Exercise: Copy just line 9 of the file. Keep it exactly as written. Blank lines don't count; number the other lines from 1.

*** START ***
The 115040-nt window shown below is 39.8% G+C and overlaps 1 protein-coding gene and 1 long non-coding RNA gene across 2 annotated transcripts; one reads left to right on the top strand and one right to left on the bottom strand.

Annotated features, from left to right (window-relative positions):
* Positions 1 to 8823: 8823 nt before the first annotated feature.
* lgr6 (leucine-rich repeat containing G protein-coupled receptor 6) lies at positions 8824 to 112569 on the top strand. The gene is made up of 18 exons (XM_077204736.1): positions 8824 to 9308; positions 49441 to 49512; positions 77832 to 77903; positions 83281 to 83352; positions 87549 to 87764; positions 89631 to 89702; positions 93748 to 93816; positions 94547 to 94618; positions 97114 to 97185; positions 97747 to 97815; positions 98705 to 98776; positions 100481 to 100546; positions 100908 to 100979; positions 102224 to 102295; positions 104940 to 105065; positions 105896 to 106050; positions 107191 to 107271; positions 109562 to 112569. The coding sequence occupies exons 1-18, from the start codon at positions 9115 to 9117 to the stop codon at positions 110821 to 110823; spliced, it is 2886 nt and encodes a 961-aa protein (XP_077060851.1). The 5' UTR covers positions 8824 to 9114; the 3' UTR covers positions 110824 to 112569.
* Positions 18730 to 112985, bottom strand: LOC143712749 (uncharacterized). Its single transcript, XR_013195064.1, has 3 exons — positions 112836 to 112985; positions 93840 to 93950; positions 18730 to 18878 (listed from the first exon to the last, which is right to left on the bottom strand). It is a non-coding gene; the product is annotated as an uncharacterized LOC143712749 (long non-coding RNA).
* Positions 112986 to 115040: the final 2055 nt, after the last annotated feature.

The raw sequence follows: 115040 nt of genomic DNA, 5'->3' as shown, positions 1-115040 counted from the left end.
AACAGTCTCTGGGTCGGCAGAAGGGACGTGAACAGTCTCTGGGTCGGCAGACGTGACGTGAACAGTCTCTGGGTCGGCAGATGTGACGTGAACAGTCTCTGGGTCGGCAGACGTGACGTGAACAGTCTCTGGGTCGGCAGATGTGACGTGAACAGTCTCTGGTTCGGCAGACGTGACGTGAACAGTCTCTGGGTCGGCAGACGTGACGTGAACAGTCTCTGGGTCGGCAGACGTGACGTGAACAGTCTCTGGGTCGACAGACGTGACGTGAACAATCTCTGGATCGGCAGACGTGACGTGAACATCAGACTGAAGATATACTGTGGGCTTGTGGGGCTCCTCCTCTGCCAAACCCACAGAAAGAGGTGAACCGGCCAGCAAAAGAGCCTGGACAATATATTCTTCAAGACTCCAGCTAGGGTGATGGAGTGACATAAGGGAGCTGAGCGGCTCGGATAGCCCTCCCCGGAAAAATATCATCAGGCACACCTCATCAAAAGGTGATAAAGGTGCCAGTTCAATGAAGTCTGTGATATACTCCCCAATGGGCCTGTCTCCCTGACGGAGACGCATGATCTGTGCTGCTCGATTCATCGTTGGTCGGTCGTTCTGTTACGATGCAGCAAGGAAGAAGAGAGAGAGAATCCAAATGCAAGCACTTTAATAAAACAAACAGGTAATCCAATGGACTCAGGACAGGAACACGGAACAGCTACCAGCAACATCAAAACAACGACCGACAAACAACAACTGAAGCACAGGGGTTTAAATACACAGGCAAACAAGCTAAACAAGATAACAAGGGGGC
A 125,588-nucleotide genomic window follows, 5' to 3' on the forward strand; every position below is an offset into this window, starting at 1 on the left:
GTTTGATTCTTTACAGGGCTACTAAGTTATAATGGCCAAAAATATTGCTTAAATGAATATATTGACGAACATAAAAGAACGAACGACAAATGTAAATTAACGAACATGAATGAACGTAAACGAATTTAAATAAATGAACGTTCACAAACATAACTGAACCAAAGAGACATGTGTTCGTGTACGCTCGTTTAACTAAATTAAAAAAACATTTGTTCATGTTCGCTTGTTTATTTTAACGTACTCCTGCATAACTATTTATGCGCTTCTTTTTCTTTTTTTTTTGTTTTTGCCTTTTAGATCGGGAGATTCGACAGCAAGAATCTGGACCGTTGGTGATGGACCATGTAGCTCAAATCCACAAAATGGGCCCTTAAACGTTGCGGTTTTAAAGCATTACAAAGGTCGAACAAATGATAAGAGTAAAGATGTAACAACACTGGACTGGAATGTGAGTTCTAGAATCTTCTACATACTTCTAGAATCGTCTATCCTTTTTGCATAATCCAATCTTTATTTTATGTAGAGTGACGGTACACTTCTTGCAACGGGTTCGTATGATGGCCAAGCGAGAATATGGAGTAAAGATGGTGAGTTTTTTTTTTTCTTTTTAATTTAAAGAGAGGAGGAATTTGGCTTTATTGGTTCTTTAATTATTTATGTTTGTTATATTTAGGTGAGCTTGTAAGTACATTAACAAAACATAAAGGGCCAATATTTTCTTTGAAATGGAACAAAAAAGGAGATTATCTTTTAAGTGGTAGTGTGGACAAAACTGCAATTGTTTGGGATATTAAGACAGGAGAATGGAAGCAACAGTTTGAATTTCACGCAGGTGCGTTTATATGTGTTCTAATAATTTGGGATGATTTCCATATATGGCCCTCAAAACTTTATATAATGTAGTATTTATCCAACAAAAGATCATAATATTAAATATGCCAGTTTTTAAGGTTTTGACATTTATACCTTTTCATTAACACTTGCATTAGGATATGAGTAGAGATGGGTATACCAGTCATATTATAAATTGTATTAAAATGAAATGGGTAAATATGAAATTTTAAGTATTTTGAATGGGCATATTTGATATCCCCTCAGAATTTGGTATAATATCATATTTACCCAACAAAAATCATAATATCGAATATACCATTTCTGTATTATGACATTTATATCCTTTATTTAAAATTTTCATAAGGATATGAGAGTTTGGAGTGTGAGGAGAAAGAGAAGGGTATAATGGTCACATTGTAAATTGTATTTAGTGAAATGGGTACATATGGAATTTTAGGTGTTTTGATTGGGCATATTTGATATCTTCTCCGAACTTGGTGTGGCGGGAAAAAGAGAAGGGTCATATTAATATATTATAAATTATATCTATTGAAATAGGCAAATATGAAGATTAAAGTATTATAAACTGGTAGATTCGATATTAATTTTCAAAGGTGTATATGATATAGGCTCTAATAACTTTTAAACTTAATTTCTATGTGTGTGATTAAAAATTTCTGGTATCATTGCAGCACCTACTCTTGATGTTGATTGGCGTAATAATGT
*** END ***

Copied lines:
A 125,588-nucleotide genomic window follows, 5' to 3' on the forward strand; every position below is an offset into this window, starting at 1 on the left: